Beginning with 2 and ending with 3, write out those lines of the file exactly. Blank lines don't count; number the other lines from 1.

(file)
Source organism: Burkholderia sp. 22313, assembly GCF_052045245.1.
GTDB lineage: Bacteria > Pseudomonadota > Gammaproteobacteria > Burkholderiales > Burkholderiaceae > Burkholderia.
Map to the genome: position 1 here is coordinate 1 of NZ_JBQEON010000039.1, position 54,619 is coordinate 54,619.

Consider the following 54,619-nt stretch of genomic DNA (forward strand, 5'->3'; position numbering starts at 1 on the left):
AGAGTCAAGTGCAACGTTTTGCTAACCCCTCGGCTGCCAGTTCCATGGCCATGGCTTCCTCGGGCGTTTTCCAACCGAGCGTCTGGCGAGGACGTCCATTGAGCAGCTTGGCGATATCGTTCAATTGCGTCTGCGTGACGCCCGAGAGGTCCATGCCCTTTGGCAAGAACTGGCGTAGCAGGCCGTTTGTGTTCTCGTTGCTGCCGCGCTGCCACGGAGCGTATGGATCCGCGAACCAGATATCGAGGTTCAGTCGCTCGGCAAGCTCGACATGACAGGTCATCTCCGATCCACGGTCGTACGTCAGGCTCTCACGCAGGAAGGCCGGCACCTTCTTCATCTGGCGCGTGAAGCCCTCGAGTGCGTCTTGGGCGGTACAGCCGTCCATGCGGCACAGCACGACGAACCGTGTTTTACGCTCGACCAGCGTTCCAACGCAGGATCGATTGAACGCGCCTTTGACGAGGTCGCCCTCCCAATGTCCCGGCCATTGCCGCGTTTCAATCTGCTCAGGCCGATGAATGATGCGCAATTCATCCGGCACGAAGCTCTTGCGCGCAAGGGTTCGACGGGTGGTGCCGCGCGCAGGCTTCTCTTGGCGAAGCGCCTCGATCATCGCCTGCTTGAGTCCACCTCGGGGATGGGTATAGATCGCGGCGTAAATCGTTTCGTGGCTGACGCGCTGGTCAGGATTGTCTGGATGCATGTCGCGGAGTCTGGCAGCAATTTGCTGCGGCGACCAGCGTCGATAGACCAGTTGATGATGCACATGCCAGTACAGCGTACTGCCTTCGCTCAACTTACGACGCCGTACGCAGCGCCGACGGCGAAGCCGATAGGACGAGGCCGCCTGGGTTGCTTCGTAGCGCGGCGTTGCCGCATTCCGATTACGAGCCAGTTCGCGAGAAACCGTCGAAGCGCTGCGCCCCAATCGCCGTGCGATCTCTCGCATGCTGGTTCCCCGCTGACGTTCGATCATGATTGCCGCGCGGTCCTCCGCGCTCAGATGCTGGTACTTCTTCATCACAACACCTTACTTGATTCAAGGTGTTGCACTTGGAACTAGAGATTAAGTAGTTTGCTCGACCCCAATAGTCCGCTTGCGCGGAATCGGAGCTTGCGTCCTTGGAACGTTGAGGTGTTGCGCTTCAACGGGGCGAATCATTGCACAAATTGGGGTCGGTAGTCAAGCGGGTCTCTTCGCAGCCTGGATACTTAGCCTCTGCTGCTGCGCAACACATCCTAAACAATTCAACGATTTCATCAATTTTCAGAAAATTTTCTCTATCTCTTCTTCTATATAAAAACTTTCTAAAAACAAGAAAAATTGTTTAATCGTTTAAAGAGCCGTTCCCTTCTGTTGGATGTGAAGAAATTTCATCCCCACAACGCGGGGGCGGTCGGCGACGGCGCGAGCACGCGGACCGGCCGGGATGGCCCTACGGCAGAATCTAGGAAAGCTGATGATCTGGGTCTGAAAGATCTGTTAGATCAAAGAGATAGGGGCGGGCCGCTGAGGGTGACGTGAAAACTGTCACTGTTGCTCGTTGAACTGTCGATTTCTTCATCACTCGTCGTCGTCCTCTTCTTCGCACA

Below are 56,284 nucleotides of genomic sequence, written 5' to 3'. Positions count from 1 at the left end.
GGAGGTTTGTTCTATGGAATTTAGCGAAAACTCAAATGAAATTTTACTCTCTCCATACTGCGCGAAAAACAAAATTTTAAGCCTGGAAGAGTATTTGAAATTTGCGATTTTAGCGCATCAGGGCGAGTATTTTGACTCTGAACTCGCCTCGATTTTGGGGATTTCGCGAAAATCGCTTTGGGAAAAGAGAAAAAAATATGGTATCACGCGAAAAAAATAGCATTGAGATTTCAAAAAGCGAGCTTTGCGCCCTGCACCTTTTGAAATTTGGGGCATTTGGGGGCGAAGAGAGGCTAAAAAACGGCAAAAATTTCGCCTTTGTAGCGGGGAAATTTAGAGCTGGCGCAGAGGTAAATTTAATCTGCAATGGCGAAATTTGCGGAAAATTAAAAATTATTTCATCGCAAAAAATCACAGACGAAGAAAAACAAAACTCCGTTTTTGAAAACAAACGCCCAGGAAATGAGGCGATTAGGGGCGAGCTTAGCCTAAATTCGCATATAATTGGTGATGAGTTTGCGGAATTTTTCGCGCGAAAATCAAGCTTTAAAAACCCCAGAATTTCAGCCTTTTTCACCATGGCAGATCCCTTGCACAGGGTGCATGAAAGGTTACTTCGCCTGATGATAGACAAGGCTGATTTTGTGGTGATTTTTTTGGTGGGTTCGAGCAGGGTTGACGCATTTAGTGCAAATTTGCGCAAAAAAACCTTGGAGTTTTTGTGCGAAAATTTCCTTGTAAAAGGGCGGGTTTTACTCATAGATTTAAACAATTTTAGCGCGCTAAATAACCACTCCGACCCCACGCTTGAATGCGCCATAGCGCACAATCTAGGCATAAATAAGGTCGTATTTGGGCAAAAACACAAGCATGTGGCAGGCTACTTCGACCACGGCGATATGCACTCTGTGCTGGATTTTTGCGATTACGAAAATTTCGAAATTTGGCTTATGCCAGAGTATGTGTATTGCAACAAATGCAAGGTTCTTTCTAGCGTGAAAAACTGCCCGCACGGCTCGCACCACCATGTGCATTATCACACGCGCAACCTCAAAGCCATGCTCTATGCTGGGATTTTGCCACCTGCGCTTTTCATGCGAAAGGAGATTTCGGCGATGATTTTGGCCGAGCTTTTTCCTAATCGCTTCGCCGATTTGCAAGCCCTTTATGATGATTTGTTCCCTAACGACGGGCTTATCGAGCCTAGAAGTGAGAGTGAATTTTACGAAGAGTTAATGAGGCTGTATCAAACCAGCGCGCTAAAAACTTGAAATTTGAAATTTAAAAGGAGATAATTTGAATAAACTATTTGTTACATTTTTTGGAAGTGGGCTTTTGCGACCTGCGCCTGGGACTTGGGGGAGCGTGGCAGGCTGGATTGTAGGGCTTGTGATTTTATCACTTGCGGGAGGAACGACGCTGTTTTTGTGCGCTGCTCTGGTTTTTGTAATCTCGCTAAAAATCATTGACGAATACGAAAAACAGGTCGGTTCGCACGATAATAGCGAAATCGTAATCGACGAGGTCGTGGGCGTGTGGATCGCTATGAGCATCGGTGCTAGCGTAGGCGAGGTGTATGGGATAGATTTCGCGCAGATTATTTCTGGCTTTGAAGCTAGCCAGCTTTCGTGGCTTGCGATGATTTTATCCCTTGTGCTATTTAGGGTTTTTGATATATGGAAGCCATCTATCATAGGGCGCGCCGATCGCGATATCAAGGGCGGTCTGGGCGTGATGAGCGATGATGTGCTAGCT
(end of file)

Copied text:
GTDB lineage: Bacteria > Pseudomonadota > Gammaproteobacteria > Burkholderiales > Burkholderiaceae > Burkholderia.
Map to the genome: position 1 here is coordinate 1 of NZ_JBQEON010000039.1, position 54,619 is coordinate 54,619.